This study has several limitations. The gold standard used to validate our assay was individual self-reports, which may be subject to information biases. To try and minimize bias, we designed the study so that participants understood that compensation was not linked to the 2-week abstinence period. We also provided daily diaries to enhance accuracy of self-reports, and we validated the YCS assay using PSA testing. Self-collected vaginal swabs are dependent on intrasubject and sampling variability. To minimize such an effect, 2 swabs per time period were collected. In addition, all swabs were tested for the presence of X-chromosome to ensure that the specimen was adequate. Finally, condom malfunction may be responsible for all or part of the positive YCS specimens rather than oral or digital exposures. We encouraged all participants to report any perceived condom malfunction during intercourse using the daily diaries. None of the women reported problems with condom use. This may be a result of the one-on-one teaching on proper use of condoms that all subjects participated in at the time of enrollment, or simply a result of the relatively small sample size coupled with the relatively infrequent occurrence of condom malfunction.22,23 It may also be that condoms may not be 100% effective at preventing YCS vaginal deposition.24 This latter explanation is less likely in view of the negative PSA confirmatory testing on the positive YCS specimens.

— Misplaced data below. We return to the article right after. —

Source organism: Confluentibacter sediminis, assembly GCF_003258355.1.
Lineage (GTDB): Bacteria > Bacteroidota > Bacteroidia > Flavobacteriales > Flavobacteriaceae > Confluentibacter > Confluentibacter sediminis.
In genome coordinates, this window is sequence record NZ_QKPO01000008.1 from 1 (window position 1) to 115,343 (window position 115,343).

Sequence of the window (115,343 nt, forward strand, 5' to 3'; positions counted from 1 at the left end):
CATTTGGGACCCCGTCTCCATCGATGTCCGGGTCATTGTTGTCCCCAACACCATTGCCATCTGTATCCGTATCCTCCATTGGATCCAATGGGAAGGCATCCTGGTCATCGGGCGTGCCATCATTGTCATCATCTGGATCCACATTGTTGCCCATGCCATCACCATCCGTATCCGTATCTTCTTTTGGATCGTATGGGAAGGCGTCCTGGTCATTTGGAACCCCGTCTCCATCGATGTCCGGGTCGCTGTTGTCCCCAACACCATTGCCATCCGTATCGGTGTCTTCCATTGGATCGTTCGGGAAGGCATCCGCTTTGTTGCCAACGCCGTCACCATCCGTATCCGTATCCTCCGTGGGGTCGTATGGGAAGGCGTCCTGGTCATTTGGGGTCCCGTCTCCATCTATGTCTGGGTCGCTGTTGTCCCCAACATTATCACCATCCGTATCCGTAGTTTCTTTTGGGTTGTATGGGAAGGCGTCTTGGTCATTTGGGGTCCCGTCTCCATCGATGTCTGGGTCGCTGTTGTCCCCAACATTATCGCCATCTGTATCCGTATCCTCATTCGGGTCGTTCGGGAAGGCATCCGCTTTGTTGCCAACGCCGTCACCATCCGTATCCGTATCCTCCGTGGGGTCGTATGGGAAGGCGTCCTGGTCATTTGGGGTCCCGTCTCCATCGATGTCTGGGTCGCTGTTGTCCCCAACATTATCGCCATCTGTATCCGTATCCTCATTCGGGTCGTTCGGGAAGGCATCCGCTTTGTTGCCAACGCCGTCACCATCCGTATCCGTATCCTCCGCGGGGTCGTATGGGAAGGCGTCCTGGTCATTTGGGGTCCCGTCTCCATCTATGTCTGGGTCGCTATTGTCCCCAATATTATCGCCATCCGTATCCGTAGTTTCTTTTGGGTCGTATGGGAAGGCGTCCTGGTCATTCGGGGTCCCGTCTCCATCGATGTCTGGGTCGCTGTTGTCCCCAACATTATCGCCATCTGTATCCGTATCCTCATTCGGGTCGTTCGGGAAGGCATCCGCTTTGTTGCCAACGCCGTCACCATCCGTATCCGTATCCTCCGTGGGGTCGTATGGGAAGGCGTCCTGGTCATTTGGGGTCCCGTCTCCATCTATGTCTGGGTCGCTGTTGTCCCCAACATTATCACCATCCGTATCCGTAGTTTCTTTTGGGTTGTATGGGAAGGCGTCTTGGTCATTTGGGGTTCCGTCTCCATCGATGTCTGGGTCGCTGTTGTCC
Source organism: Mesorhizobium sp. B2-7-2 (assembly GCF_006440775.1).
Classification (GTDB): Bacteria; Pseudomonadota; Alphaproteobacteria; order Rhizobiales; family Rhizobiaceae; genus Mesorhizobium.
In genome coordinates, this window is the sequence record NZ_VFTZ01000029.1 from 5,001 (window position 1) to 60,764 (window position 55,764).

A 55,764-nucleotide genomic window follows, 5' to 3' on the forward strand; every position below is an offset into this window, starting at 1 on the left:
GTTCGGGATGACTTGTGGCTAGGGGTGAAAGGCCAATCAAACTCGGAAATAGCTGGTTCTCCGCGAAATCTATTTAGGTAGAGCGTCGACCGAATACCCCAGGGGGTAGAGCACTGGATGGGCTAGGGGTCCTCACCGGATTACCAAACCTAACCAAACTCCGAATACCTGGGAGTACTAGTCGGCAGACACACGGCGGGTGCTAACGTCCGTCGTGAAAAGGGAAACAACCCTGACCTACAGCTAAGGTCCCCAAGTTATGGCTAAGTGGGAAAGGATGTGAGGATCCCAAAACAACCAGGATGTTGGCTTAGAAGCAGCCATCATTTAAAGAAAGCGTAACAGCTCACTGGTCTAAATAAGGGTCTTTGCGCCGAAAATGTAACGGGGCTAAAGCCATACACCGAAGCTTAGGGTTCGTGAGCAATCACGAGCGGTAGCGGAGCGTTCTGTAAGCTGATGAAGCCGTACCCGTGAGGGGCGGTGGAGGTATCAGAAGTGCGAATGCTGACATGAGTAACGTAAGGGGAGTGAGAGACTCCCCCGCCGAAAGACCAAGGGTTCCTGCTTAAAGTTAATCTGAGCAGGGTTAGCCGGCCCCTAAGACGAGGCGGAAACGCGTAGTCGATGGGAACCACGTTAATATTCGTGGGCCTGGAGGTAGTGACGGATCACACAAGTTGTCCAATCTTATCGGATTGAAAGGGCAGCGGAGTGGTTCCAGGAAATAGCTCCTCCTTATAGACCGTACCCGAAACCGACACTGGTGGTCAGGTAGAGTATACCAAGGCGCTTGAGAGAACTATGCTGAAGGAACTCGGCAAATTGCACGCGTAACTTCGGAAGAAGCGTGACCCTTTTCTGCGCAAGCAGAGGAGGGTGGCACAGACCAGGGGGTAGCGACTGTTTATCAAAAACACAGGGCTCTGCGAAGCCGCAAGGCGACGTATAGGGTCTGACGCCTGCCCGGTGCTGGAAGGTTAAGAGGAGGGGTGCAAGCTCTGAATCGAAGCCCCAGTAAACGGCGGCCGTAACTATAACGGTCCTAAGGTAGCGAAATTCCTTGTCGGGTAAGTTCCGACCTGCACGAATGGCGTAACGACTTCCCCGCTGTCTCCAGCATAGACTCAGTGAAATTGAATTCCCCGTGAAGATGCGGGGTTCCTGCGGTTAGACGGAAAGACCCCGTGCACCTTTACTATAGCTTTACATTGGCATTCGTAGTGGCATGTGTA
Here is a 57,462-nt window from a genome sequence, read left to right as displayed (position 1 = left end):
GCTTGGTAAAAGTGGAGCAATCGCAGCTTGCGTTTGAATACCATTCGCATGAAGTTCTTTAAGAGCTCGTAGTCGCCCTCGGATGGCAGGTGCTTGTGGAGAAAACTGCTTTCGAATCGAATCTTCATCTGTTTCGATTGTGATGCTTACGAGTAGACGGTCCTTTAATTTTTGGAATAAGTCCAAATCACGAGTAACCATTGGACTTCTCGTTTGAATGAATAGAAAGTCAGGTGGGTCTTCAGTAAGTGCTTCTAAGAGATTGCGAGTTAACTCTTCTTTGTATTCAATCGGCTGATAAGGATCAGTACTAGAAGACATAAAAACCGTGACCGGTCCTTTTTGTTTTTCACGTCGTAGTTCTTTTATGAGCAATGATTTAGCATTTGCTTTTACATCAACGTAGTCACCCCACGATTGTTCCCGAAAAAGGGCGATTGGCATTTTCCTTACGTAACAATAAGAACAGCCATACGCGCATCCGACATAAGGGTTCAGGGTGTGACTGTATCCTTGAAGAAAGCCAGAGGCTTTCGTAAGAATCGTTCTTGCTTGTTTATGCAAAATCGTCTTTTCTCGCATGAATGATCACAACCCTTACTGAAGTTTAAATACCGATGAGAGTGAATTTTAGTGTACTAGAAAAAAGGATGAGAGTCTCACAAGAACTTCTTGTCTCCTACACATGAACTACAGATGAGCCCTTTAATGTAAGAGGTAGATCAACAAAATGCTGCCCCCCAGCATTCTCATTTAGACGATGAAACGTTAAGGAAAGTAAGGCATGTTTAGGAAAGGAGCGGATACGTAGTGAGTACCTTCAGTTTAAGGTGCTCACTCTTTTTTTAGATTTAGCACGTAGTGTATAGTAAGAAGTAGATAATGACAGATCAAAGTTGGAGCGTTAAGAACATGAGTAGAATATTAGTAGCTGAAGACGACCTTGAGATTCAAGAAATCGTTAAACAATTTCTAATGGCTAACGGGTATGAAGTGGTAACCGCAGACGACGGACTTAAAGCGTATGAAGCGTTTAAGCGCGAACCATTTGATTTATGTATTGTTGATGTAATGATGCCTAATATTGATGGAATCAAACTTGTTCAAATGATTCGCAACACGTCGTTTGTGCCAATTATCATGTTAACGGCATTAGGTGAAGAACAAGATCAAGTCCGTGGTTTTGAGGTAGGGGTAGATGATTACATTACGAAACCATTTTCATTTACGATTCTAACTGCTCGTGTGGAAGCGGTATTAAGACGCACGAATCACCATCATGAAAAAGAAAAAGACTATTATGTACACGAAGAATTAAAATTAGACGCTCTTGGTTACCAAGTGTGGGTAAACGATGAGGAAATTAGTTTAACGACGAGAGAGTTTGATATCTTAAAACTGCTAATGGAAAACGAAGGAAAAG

There are several additional characteristics of the YCS assay that need to be evaluated. In addition to the effects of receptive oral sex and digital penetration, the effects of menses and vaginal hygiene habits (e.g., douching) need to be assessed to define the optimal use of this test in large trials. In conclusion, the YCS assay appears to be a potentially useful biomarker to validate self-reported sexual behaviors in women. Even when using highly sensitive methods of detection, condoms appear to be effective at preventing the deposition of YCS when used in a correct and consistent manner.